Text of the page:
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Direct Memory Access • Direct Memory Access (DMA): External to the CPU Use idle bus cycles (cycle stealing) Act as a master on the bus Transfer blocks of data to or from memory without CPU intervention – Efficient for large data transfer, e.g. from disk  Cache usage allows the processor to leave enough memory bandwidth for DMA – – – – • How does DMA work?: – CPU sets up and supply device id, memory address, number of bytes – DMA controller (DMAC) starts the access and becomes bus master – For multiple byte transfer, the DMAC increment the address – DMAC interrupts the CPU upon completion 9 CPU sends a starting address, direction, and length count to DMAC. Then issues "start". CPU Memory DMAC IOC device DMAC provides handshake signals for Peripheral Controller, and Memory Addresses and handshake signals for Memory. For For multiple multiple bus bus system, system, each each bus bus controller controller often often contains contains DMA DMA control control logic logic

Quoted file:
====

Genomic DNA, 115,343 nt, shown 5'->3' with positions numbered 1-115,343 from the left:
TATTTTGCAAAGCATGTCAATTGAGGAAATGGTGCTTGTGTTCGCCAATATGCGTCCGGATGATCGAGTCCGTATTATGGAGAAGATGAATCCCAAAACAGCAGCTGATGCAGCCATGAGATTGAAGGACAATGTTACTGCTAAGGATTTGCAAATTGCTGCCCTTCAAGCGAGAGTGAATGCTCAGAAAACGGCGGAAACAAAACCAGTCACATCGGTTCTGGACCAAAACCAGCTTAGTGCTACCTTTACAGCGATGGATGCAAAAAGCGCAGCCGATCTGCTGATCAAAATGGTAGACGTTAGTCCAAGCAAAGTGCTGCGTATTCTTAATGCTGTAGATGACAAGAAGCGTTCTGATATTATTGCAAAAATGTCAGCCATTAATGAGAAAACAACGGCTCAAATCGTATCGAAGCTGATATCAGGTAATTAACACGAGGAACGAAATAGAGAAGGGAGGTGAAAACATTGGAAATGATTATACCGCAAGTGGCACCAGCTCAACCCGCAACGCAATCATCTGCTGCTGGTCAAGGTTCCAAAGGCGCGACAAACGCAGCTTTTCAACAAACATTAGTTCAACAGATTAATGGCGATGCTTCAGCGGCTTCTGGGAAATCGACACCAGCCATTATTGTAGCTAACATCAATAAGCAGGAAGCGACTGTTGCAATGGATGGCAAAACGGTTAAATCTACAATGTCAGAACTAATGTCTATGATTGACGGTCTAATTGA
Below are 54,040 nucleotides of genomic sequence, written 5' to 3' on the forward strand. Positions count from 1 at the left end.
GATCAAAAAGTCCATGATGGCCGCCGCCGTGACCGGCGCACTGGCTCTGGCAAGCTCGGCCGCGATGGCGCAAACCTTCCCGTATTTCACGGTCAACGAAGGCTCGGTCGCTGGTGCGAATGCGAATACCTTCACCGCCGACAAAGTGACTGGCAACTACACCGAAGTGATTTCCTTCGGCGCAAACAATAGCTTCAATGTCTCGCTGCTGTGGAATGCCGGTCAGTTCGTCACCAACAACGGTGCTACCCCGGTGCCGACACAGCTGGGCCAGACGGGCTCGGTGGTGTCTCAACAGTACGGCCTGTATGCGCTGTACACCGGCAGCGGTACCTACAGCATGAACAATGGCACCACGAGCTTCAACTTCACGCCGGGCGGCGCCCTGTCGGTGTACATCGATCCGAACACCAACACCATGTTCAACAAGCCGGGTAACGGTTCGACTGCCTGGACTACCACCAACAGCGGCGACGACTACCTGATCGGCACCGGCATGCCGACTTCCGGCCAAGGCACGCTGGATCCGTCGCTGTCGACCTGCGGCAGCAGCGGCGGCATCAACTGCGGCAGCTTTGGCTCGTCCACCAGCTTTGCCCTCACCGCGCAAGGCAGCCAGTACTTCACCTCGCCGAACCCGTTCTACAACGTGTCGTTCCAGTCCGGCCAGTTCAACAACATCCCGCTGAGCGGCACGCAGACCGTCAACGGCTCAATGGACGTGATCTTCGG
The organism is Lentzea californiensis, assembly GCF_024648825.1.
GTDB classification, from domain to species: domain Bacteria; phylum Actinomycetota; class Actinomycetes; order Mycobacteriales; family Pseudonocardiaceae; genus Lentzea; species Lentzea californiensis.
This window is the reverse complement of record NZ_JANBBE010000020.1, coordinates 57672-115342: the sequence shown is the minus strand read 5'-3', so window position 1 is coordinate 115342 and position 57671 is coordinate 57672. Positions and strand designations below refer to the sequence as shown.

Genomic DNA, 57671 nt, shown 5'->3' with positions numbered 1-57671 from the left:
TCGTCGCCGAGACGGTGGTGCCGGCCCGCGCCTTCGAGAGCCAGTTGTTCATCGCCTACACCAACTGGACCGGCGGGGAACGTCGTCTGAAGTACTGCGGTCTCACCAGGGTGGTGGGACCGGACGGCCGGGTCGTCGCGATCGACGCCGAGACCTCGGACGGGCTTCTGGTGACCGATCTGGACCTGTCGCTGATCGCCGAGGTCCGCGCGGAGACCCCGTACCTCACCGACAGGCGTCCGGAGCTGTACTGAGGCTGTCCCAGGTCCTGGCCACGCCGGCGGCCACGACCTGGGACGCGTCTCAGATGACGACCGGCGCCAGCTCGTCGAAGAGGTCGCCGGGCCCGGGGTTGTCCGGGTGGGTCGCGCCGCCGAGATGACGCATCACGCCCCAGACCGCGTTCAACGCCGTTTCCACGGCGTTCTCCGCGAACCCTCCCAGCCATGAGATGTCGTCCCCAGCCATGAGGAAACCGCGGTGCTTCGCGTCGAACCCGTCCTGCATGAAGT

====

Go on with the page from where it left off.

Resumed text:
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HDFS (Hadoop Distributed File System) is a distr file sys for commodity hdwr. Differences from other distr file sys are few but significant. HDFS is highly fault-tolerant and is designed to be deployed on low-cost hardware. HDFS provides hi thruput access to app data and is suitable for apps that have large data sets. HDFS relaxes a few POSIX requirements to enable streaming access to file system data. HDFS originally was infrastructure for Apache Nutch web search engine project, is part of Apache Hadoop Core http://hadoop.apache.org/core/ 2.1. Hardware Failure Hardware failure is the normal. An HDFS may consist of hundreds or thousands of server machines, each storing part of the file system’s data. There are many components and each component has a non-trivial prob of failure means that some component of HDFS is always non-functional. Detection of faults and quick, automatic recovery from them is core arch goal of HDFS. 2.2. Streaming Data Access Applications that run on HDFS need streaming access to their data sets. They are not general purpose applications that typically run on general purpose file systems. HDFS is designed more for batch processing rather than interactive use by users. The emphasis is on high throughput of data access rather than low latency of data access. POSIX imposes many hard requirements not needed for applications that are targeted for HDFS. POSIX semantics in a few key areas has been traded to increase data throughput rates. 2.3. Large Data Sets Apps on HDFS have large data sets, typically gigabytes to terabytes in size. Thus, HDFS is tuned to support large files. It provides high aggregate data bandwidth and scale to hundreds of nodes in a single cluster. It supports ~10 million files in a single instance. 2.4. Simple Coherency Model: HDFS apps need a write-once-read-many access model for files. A file once created, written, and closed need not be changed. This assumption simplifies data coherency issues and enables high throughput data access. A Map/Reduce application or a web crawler application fits perfectly with this model. There is a plan to support appending-writes to files in future [write once read many at file level] 2.5. “Moving Computation is Cheaper than Moving Data” A computation requested by an application is much more efficient if it is executed near the data it operates on. This is especially true when the size of the data set is huge. This minimizes network congestion and increases the overall throughput of the system. The assumption is that it is often better to migrate the computation closer to where the data is located rather than moving the data to where the app is running. HDFS provides interfaces for applications to move themselves closer to where the data is located. 2.6. Portability Across Heterogeneous Hardware and Software Platforms: HDFS has been designed to be easily portable from one platform to another. This facilitates widespread adoption of HDFS as a platform of choice for a large set of applications. 3. NameNode and DataNodes: HDFS has a master/slave architecture. An HDFS cluster consists of a single NameNode, a master server that manages the file system namespace and regulates access to files by clients. In addition, there are a number of DataNodes, usually one per node in the cluster, which manage storage attached to the nodes that they run on. HDFS exposes a file system namespace and allows user data to be stored in files. Internally, a file is 1 blocks stored in a set of DataNodes. The NameNode executes file system namespace operations like opening, closing, and renaming files and directories. It also determines the mapping of blocks to DataNodes. The DataNodes are responsible for serving read and write requests from the file system’s clients. The DataNodes also perform block creation, deletion, and replication upon instruction The NameNode and DataNode are pieces of software designed to run on commodity machines, typically run GNU/Linux operating system (OS). HDFS is built using the Java language; any machine that supports Java can run the NameNode or the DataNode software. Usage of the highly portable Java language means that HDFS can be deployed on a wide range of machines. A typical deployment has a dedicated machine that runs only the NameNode software. Each of the other machines in the cluster runs one instance of the DataNode software. The architecture does not preclude running multiple DataNodes on the same machine but in a real deployment that is rarely the case. The existence of a single NameNode in a cluster greatly simplifies the architecture of the system. The NameNode is the arbitrator and repository for all HDFS metadata. The system is designed in such a way that user data never flows through the NameNode. 4. The File System Namespace: HDFS supports a traditional hierarchical file organization. A user or an application can create directories and store files inside these directories. The file system namespace hierarchy is similar to most other existing file systems; one can create and remove files, move a file from one directory to another, or rename a file. HDFS does not yet implement user quotas or access permissions. HDFS does not support hard links or soft links. However, the HDFS architecture does not preclude implementing these features. The NameNode maintains the file system namespace. Any change to the file system namespace or its properties is recorded by the NameNode. An application can specify the number of replicas of a file that should be maintained by HDFS. The number of copies of a file is called the replication factor of that file. This info is stored by NameNode. 5. Data Replication: HDFS is designed to reliably store very large files across machines in a large cluster. It stores each file as a sequence of blocks; all blocks in a file except the last block are the same size. The blocks of a file are replicated for fault tolerance. The block size and replication factor are configurable per file. An application can specify the number of replicas of a file. The replication factor can be specified at file creation time and can be changed later. Files in HDFS are write-once and have strictly one writer at any time. The NameNode makes all decisions regarding replication of blocks. It periodically receives a Heartbeat and a Blockreport from each of the DataNodes in the cluster. Receipt of a Heartbeat implies that the DataNode is functioning properly. A Blockreport contains a list of all blocks on a DataNode